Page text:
Tara Hirebet
Aug 15, 2013

'Wellthy': Health is wealth, and the priority spend

With environmental and food-safety concerns on the increase, innovations that allow consumers to control both their well-bring and their impact on the planet stand to make health into wealth for brands.

'Wellthy': Health is wealth, and the priority spend

As Asia continues to develop and consumption in the region continues to rise, wastage from that consumption is becoming a growing issue, as consumers now feel the environmental and health impact of it in their daily life.

As a result, health is truly wealth for brands and companies, as it is fast becoming a priority spend in the region, especially for homes, families and children. Healthcare spend in China, for example, is projected to rise from $357 billion back in 2011 to $1 trillion in 2020 (McKinsey, September 2012).  So watch out for consumers snapping up ‘Wellthy’ innovations that offer more quantified, transparent and real-time environmental data so they can be better in control of their own health, as well as ones that help protect them indoors and outdoors or offer a herbal rebalance to their chemically processed lives.

Driving this trend:

  • Closer to home: Pollution and sanitation issues today are on people’s doorsteps on a daily basis, making its impact obvious and personal. This is driving consumers towards healthier and more hygienic life changes.
  • Scandals everywhere: Food and health safety scandals are getting bigger media coverage and seem more widespread (The 16,000 dead pigs found in Shanghai’s Huangpu River in March 2013). They’re also no longer local issues; they’re international, with foreign countries and companies involved in them (China’s 2008 melamine milk scare, tainted Chinese strawberries making German school children sick in October 2012, and a hazardous level of Indonesian haze hitting Singapore end June 2013).
  • Fear and distrust: Asian consumers suspect a lack of immediacy and transparency in both the data being released by governments and corporations and the actions taken to prevent or to solve them. Consumers now want to own and track their own data and implement their own health measures.

Here are four ideas to help your client or brand cater to growing health safety needs:

1. Homes as health-controlled zones

Embed health technology into actual furniture and fixtures and create smartphone apps that offer control, tracking and syncing. The message you need to market is that you can turn consumers’ homes (and them) into controllable health zones and create a sanctuary away from external urban dangers, where they can detox their bodies before going back outdoors.

Available online from June 2012, the S$50 Sonaki Vitamin C Hand Shower has a showerhead fitted with a Vitamin C filter. This neutralizes any chlorine and toxic elements in the water and provides users with a dose of Vitamin C when used. While in Hong Kong, James Law Cybertecture has created the Cybertecture Mirror, a digitally enhanced augmented reality mirror with a sensor pad that detects and displays a user’s heart rate and vital signs and syncs it with their personal devices. It also displays social media updates, weather forecasts and personal calendars on it.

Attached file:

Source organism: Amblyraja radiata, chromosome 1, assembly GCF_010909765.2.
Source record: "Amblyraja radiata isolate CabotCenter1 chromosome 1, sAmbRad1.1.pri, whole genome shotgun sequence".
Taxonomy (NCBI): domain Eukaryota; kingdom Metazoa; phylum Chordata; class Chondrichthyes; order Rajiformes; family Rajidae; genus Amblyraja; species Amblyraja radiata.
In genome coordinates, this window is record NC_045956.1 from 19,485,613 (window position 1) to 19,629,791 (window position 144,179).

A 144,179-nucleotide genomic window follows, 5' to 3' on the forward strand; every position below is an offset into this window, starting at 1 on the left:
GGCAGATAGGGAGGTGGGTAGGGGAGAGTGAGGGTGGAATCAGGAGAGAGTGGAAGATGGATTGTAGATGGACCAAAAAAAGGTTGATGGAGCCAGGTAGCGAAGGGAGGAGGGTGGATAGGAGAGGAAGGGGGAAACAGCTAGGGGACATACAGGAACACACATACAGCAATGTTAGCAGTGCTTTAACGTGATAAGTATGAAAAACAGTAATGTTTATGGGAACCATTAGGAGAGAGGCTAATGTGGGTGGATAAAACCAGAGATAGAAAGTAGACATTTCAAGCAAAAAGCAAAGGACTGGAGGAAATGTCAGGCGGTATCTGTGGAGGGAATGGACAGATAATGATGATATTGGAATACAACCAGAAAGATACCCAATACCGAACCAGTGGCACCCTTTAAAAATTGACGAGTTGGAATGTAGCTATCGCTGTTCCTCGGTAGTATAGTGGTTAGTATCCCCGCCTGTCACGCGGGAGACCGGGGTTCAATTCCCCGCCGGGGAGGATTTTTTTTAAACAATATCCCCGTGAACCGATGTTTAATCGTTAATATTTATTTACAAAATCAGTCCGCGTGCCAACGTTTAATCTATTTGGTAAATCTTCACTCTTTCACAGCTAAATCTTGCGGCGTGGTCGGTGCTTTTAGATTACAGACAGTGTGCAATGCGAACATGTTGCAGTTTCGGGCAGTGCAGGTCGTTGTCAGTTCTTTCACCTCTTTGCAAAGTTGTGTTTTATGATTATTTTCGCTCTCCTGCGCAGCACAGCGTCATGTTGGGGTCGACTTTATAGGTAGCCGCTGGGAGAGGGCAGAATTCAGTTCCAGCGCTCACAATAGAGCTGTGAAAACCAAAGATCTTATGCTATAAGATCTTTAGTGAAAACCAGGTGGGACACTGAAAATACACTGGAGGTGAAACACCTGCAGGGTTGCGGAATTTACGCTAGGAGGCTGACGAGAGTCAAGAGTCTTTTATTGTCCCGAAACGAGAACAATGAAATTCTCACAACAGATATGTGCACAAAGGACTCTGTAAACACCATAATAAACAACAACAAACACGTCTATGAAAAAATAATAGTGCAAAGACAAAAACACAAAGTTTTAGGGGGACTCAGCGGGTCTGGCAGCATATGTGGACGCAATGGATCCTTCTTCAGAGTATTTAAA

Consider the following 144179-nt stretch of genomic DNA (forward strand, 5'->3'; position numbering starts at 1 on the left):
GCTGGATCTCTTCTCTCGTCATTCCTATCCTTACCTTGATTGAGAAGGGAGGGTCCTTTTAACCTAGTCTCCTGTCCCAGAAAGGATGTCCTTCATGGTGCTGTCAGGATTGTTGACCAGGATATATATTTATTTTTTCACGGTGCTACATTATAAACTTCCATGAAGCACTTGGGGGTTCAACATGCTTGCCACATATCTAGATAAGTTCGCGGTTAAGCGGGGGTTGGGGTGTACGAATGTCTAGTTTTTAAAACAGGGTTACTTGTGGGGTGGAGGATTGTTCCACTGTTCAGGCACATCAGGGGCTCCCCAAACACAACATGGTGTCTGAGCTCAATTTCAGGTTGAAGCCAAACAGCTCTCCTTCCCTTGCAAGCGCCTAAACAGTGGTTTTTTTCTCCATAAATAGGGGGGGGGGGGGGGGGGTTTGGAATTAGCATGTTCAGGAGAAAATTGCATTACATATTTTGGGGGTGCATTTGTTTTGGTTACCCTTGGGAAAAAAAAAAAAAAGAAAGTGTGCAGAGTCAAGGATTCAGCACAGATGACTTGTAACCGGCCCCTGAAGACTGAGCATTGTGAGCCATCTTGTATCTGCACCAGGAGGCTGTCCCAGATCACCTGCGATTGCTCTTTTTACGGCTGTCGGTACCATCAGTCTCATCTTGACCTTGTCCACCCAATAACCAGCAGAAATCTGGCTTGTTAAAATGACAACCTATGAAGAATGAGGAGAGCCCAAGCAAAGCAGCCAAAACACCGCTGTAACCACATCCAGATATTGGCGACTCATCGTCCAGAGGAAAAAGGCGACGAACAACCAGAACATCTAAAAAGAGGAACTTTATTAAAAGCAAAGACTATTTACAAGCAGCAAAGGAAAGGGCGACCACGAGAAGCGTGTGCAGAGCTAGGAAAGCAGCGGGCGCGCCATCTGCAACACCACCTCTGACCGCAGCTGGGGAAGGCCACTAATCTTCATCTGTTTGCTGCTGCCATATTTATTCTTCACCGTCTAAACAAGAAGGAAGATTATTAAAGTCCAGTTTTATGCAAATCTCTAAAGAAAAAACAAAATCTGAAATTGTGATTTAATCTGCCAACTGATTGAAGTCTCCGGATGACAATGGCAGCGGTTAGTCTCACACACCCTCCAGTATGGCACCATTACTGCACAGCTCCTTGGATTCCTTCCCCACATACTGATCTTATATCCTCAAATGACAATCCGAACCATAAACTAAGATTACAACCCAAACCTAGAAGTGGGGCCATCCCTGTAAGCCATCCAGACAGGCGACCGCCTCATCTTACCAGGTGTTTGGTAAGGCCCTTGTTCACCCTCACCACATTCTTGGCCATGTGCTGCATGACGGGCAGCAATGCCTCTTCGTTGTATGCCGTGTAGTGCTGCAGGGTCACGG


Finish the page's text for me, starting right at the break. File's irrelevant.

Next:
2. Hip herbals

Make a modern version (update) of traditional herbal beauty care, healthcare and medical care or add traditional herbal ingredients into current beauty and food product ranges. This will satisfy Asian consumers who are looking to their past for less chemically processed options, but want them with modern quality control and safety standards.

Opened in September 2012, Dough & Grains in Tiong Bahru is the first modern TCM bakery, that incorporates traditional Chinese medicine ingredients and aesthetics into modern baked goods. Examples include Ginseng Wolfberry Cupcakes, Longan and Yakult Muffins and White Lily Buns that feature a white edible ‘lily’ draped over a green Macha bun.

3. Concierge-level Healthcare

Reimagine and redesign healthcare environments for the affluent as pampering, comforting 5-star resorts or spas. Offer lazy luxury conveniences and services and emphasise this in marketing images and messages.

Opened in August 2012, the Mount Elizabeth Novena Hospital is called a ‘hospi-TEL’ because it is designed to look like a 5-star hotel. Rooms come with en suite marble bathrooms with rain showers and hot and cold bidets, a safe, a mini bar and fridge, a pillow menu, a personal entertainment centre, high-speed Internet and floor-to-ceiling stunning city views. Patients are also provided with a private nurse and butler services.

4. Safety Net

Create transparent real-time data tracking devices, apps and maps of food safety, pollution, sanitation and disease. Also think about incorporating crowdsourced data and embedding advice and discussion forums. This will make consumers and citizens feel empowered and in control of their own health and safety.

Beta-launched in China in November 2012, Danger Maps are health and safety hazard maps that have been culled from public data by the non-profit group, IT Engineers for Environmental Protection Association. Since April 2013, Shanghai and Shaoxing’s maps have become open platforms (crowdsourced) with more cities to follow. Now a private user or NGO can set up an account and create hazard alert posts offering anything from simple GPS co-ordinates and info, to photos and independent reports.

Now is the time to help consumers put the balance back into their lives and place them in a position of knowledge and power (vs. fear) over their own health and safety. Do it well, and you will put your brand in a more powerful position too.

Tara Hirebet is head of Asia-Pacific at Trendwatching.com, "an opinionated trend firm that scans the globe for the most promising consumer trends, insights and related hands-on business ideas".

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